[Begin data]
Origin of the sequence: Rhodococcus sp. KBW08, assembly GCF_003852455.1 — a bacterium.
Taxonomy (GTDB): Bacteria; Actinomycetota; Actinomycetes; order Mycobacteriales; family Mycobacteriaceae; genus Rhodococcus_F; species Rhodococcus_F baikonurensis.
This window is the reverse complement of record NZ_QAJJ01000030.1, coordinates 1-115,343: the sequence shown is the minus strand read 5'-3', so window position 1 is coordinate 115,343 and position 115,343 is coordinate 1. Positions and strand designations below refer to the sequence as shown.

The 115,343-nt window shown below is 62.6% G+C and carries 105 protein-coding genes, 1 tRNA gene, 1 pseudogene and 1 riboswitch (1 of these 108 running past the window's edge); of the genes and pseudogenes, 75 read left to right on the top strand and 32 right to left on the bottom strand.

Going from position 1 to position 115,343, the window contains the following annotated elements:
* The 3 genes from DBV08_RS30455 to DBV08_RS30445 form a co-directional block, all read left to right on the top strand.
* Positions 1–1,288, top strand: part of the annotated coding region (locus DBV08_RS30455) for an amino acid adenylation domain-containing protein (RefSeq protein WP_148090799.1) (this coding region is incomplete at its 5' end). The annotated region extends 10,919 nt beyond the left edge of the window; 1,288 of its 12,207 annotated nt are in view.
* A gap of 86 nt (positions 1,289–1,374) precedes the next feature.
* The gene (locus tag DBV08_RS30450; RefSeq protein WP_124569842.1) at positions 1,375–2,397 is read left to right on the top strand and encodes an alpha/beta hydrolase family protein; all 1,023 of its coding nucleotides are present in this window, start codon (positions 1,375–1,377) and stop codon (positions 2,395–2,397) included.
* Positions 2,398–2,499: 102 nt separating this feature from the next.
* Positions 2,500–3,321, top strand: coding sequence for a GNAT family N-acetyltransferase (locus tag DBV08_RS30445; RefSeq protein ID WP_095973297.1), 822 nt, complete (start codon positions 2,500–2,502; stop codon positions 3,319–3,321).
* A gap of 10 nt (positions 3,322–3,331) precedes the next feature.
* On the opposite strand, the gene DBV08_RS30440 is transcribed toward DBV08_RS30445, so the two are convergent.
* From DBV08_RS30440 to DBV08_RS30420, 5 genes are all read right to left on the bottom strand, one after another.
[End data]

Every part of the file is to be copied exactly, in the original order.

Origin of the sequence: Rhodococcus sp. KBW08, assembly GCF_003852455.1 — a bacterium.
Taxonomy (GTDB): Bacteria; Actinomycetota; Actinomycetes; order Mycobacteriales; family Mycobacteriaceae; genus Rhodococcus_F; species Rhodococcus_F baikonurensis.
This window is the reverse complement of record NZ_QAJJ01000030.1, coordinates 1-115,343: the sequence shown is the minus strand read 5'-3', so window position 1 is coordinate 115,343 and position 115,343 is coordinate 1. Positions and strand designations below refer to the sequence as shown.

The 115,343-nt window shown below is 62.6% G+C and carries 105 protein-coding genes, 1 tRNA gene, 1 pseudogene and 1 riboswitch (1 of these 108 running past the window's edge); of the genes and pseudogenes, 75 read left to right on the top strand and 32 right to left on the bottom strand.

Going from position 1 to position 115,343, the window contains the following annotated elements:
* The 3 genes from DBV08_RS30455 to DBV08_RS30445 form a co-directional block, all read left to right on the top strand.
* Positions 1–1,288, top strand: part of the annotated coding region (locus DBV08_RS30455) for an amino acid adenylation domain-containing protein (RefSeq protein WP_148090799.1) (this coding region is incomplete at its 5' end). The annotated region extends 10,919 nt beyond the left edge of the window; 1,288 of its 12,207 annotated nt are in view.
* A gap of 86 nt (positions 1,289–1,374) precedes the next feature.
* The gene (locus tag DBV08_RS30450; RefSeq protein WP_124569842.1) at positions 1,375–2,397 is read left to right on the top strand and encodes an alpha/beta hydrolase family protein; all 1,023 of its coding nucleotides are present in this window, start codon (positions 1,375–1,377) and stop codon (positions 2,395–2,397) included.
* Positions 2,398–2,499: 102 nt separating this feature from the next.
* Positions 2,500–3,321, top strand: coding sequence for a GNAT family N-acetyltransferase (locus tag DBV08_RS30445; RefSeq protein ID WP_095973297.1), 822 nt, complete (start codon positions 2,500–2,502; stop codon positions 3,319–3,321).
* A gap of 10 nt (positions 3,322–3,331) precedes the next feature.
* On the opposite strand, the gene DBV08_RS30440 is transcribed toward DBV08_RS30445, so the two are convergent.
* From DBV08_RS30440 to DBV08_RS30420, 5 genes are all read right to left on the bottom strand, one after another.